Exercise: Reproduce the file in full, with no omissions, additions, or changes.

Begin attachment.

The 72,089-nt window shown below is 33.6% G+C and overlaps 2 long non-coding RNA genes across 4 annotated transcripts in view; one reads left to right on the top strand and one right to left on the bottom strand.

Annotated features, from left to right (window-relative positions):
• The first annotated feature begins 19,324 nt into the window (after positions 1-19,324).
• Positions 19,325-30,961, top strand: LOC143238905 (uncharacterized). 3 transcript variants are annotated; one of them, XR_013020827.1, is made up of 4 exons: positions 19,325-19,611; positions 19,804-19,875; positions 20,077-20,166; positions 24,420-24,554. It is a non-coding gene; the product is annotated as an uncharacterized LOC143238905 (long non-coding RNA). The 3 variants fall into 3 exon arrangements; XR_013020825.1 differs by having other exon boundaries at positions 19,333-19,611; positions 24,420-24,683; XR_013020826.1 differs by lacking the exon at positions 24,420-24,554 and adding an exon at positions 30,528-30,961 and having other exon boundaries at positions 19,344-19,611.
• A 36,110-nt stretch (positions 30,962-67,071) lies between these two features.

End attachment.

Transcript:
The 72,089-nt window shown below is 33.6% G+C and overlaps 2 long non-coding RNA genes across 4 annotated transcripts in view; one reads left to right on the top strand and one right to left on the bottom strand.

Annotated features, from left to right (window-relative positions):
• The first annotated feature begins 19,324 nt into the window (after positions 1-19,324).
• Positions 19,325-30,961, top strand: LOC143238905 (uncharacterized). 3 transcript variants are annotated; one of them, XR_013020827.1, is made up of 4 exons: positions 19,325-19,611; positions 19,804-19,875; positions 20,077-20,166; positions 24,420-24,554. It is a non-coding gene; the product is annotated as an uncharacterized LOC143238905 (long non-coding RNA). The 3 variants fall into 3 exon arrangements; XR_013020825.1 differs by having other exon boundaries at positions 19,333-19,611; positions 24,420-24,683; XR_013020826.1 differs by lacking the exon at positions 24,420-24,554 and adding an exon at positions 30,528-30,961 and having other exon boundaries at positions 19,344-19,611.
• A 36,110-nt stretch (positions 30,962-67,071) lies between these two features.